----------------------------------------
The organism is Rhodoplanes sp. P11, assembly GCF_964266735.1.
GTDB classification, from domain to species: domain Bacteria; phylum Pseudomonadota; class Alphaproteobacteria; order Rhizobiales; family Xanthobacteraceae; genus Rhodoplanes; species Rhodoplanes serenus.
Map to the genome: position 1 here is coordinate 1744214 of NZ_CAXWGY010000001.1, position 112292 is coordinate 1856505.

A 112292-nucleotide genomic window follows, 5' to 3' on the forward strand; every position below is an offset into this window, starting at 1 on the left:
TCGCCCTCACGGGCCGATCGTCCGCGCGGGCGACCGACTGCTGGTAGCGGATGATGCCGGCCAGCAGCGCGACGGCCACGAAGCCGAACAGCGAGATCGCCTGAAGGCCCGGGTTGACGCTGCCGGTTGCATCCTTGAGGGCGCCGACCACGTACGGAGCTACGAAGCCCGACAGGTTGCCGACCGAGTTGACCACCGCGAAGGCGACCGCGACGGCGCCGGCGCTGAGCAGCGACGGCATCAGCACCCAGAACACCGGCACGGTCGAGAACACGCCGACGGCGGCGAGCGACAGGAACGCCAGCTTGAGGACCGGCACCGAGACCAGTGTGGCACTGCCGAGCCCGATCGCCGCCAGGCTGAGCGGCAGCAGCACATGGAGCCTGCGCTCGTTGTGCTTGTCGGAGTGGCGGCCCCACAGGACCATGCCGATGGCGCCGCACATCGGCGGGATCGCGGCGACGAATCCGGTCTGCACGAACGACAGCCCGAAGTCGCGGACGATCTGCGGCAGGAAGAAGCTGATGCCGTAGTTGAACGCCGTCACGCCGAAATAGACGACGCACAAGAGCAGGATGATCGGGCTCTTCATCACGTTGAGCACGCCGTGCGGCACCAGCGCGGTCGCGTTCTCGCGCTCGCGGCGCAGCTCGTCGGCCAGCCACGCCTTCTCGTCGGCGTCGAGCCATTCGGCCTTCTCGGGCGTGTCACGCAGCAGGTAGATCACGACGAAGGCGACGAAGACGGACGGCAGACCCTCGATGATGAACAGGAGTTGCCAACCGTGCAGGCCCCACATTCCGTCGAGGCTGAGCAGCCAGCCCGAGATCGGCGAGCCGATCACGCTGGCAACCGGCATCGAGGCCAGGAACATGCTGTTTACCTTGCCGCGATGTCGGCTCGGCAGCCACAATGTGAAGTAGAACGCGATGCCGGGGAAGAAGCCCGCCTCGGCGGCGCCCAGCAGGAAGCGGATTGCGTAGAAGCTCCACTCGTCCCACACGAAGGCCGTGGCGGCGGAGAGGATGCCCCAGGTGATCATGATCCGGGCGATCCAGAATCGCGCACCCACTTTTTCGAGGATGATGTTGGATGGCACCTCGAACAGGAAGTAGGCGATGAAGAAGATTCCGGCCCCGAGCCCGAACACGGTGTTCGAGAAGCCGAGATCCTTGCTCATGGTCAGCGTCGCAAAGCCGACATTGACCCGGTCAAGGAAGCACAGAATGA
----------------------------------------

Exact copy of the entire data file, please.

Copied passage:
The organism is Rhodoplanes sp. P11, assembly GCF_964266735.1.
GTDB classification, from domain to species: domain Bacteria; phylum Pseudomonadota; class Alphaproteobacteria; order Rhizobiales; family Xanthobacteraceae; genus Rhodoplanes; species Rhodoplanes serenus.
Map to the genome: position 1 here is coordinate 1744214 of NZ_CAXWGY010000001.1, position 112292 is coordinate 1856505.

A 112292-nucleotide genomic window follows, 5' to 3' on the forward strand; every position below is an offset into this window, starting at 1 on the left:
TCGCCCTCACGGGCCGATCGTCCGCGCGGGCGACCGACTGCTGGTAGCGGATGATGCCGGCCAGCAGCGCGACGGCCACGAAGCCGAACAGCGAGATCGCCTGAAGGCCCGGGTTGACGCTGCCGGTTGCATCCTTGAGGGCGCCGACCACGTACGGAGCTACGAAGCCCGACAGGTTGCCGACCGAGTTGACCACCGCGAAGGCGACCGCGACGGCGCCGGCGCTGAGCAGCGACGGCATCAGCACCCAGAACACCGGCACGGTCGAGAACACGCCGACGGCGGCGAGCGACAGGAACGCCAGCTTGAGGACCGGCACCGAGACCAGTGTGGCACTGCCGAGCCCGATCGCCGCCAGGCTGAGCGGCAGCAGCACATGGAGCCTGCGCTCGTTGTGCTTGTCGGAGTGGCGGCCCCACAGGACCATGCCGATGGCGCCGCACATCGGCGGGATCGCGGCGACGAATCCGGTCTGCACGAACGACAGCCCGAAGTCGCGGACGATCTGCGGCAGGAAGAAGCTGATGCCGTAGTTGAACGCCGTCACGCCGAAATAGACGACGCACAAGAGCAGGATGATCGGGCTCTTCATCACGTTGAGCACGCCGTGCGGCACCAGCGCGGTCGCGTTCTCGCGCTCGCGGCGCAGCTCGTCGGCCAGCCACGCCTTCTCGTCGGCGTCGAGCCATTCGGCCTTCTCGGGCGTGTCACGCAGCAGGTAGATCACGACGAAGGCGACGAAGACGGACGGCAGACCCTCGATGATGAACAGGAGTTGCCAACCGTGCAGGCCCCACATTCCGTCGAGGCTGAGCAGCCAGCCCGAGATCGGCGAGCCGATCACGCTGGCAACCGGCATCGAGGCCAGGAACATGCTGTTTACCTTGCCGCGATGTCGGCTCGGCAGCCACAATGTGAAGTAGAACGCGATGCCGGGGAAGAAGCCCGCCTCGGCGGCGCCCAGCAGGAAGCGGATTGCGTAGAAGCTCCACTCGTCCCACACGAAGGCCGTGGCGGCGGAGAGGATGCCCCAGGTGATCATGATCCGGGCGATCCAGAATCGCGCACCCACTTTTTCGAGGATGATGTTGGATGGCACCTCGAACAGGAAGTAGGCGATGAAGAAGATTCCGGCCCCGAGCCCGAACACGGTGTTCGAGAAGCCGAGATCCTTGCTCATGGTCAGCGTCGCAAAGCCGACATTGACCCGGTCAAGGAAGCACAGAATGA